Dorothy’s work at Camp Pickett points to the sacrifices many black women had to make at this time simply to ensure a future for their children. Dorothy was not without resources or connections, and yet she had to go to great lengths to support her family. Due to racial discrimination and economic inequality, black families had to work harder than whites for less pay to ensure their children’s’ futures.
Dorothy knows the money she is making at the laundry will buy school clothes and help her send her children to school. They inform every move she makes, though she often has to choose between spending time with them and working to make sure they have what they need.
This moment shows the difficult choices black women faced: to support their children, they often couldn’t spend as much time with them as they wanted. This is cruel and tragic.
Dorothy was born in 1910 in Kansas City, Missouri. Her mother died when she was two, and her father, a waiter, married Susie Johnson, a housekeeper. Susie taught Dorothy to read before she started school, which allowed her to skip two grades. She also enrolled Dorothy in piano lessons. Dorothy graduated early from high school as valedictorian, then won a full-tuition scholarship to Wilberforce University, the country’s oldest private black college. The African Methodist Episcopal Sunday School Convention of West Virginia underwrote her scholarship.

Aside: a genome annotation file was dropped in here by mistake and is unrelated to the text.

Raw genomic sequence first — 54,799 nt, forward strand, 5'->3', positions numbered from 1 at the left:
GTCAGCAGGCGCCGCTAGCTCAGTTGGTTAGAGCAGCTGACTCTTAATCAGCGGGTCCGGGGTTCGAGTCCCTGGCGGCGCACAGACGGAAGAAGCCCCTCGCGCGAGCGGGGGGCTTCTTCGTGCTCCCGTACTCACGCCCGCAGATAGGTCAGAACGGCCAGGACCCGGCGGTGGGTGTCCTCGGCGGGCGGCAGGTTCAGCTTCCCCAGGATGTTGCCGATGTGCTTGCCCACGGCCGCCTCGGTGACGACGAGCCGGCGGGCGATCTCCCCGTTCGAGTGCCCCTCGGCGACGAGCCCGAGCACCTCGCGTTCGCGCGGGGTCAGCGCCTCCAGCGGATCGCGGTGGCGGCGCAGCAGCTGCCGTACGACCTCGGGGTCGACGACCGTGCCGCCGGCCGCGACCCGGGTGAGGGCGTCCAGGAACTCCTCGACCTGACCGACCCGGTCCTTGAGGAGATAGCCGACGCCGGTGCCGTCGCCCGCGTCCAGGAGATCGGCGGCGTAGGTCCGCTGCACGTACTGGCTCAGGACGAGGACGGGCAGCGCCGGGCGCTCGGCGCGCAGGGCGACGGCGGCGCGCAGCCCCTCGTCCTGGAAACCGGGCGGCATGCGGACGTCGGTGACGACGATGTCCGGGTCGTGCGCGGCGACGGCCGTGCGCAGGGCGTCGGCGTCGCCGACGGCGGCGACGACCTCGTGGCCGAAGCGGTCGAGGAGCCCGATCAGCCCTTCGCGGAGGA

Shetterly sets the groundwork for Dorothy’s success, highlighting the resources she had access to because of her supportive family and community. From her work at Camp Pickett, it’s clear that Dorothy is hardworking and focused, but this passage makes clear her intelligence and ambition. These elements all play a major role in her story, ultimately leading her to Langley.
At Wilberforce, Dorothy’s professors recommended her for a master’s degree in mathematics at Howard University, which was the best black university in the country. The first two black men in the country to earn PhDs in mathematics ran the department. Dorothy decided not to go to graduate school, however. The Great Depression had just begun and Dorothy’s parents could not find work. She stayed home to help out and to ensure that her sister could also go to college. Dorothy was only 19 but she felt a great responsibility towards her family, so she chose to pursue a degree in education and become a teacher, which was the most stable career she would be able to find. At the time, black colleges got calls from schools nationwide requesting teachers and Dorothy, through her alma mater, landed a job at a school in rural Illinois.